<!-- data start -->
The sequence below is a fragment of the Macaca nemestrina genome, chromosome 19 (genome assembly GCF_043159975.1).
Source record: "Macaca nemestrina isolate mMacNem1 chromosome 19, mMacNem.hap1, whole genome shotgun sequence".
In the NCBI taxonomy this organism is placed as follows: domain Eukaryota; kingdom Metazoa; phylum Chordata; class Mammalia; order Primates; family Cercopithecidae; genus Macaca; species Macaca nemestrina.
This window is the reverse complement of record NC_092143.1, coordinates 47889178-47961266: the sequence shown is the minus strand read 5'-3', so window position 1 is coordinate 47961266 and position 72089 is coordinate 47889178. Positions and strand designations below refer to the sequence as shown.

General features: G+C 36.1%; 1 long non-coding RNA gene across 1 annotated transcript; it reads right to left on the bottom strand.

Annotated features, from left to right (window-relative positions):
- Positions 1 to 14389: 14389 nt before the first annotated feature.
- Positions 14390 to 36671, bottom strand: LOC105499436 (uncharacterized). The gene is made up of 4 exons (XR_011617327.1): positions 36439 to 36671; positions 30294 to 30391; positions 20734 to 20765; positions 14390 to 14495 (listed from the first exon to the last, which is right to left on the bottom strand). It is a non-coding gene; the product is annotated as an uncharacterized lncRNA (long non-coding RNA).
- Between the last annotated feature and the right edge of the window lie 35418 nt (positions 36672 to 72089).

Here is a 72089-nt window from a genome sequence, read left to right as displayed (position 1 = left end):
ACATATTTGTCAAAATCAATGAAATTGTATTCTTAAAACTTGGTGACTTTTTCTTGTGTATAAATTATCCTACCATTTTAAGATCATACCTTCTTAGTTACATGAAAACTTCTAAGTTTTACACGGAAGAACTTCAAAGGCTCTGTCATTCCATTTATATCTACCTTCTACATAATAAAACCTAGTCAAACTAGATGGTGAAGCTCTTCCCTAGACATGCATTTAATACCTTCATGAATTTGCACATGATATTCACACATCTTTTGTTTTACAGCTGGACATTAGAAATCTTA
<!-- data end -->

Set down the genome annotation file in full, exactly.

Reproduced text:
The sequence below is a fragment of the Macaca nemestrina genome, chromosome 19 (genome assembly GCF_043159975.1).
Source record: "Macaca nemestrina isolate mMacNem1 chromosome 19, mMacNem.hap1, whole genome shotgun sequence".
In the NCBI taxonomy this organism is placed as follows: domain Eukaryota; kingdom Metazoa; phylum Chordata; class Mammalia; order Primates; family Cercopithecidae; genus Macaca; species Macaca nemestrina.
This window is the reverse complement of record NC_092143.1, coordinates 47889178-47961266: the sequence shown is the minus strand read 5'-3', so window position 1 is coordinate 47961266 and position 72089 is coordinate 47889178. Positions and strand designations below refer to the sequence as shown.

General features: G+C 36.1%; 1 long non-coding RNA gene across 1 annotated transcript; it reads right to left on the bottom strand.

Annotated features, from left to right (window-relative positions):
- Positions 1 to 14389: 14389 nt before the first annotated feature.
- Positions 14390 to 36671, bottom strand: LOC105499436 (uncharacterized). The gene is made up of 4 exons (XR_011617327.1): positions 36439 to 36671; positions 30294 to 30391; positions 20734 to 20765; positions 14390 to 14495 (listed from the first exon to the last, which is right to left on the bottom strand). It is a non-coding gene; the product is annotated as an uncharacterized lncRNA (long non-coding RNA).
- Between the last annotated feature and the right edge of the window lie 35418 nt (positions 36672 to 72089).

Here is a 72089-nt window from a genome sequence, read left to right as displayed (position 1 = left end):
ACATATTTGTCAAAATCAATGAAATTGTATTCTTAAAACTTGGTGACTTTTTCTTGTGTATAAATTATCCTACCATTTTAAGATCATACCTTCTTAGTTACATGAAAACTTCTAAGTTTTACACGGAAGAACTTCAAAGGCTCTGTCATTCCATTTATATCTACCTTCTACATAATAAAACCTAGTCAAACTAGATGGTGAAGCTCTTCCCTAGACATGCATTTAATACCTTCATGAATTTGCACATGATATTCACACATCTTTTGTTTTACAGCTGGACATTAGAAATCTTA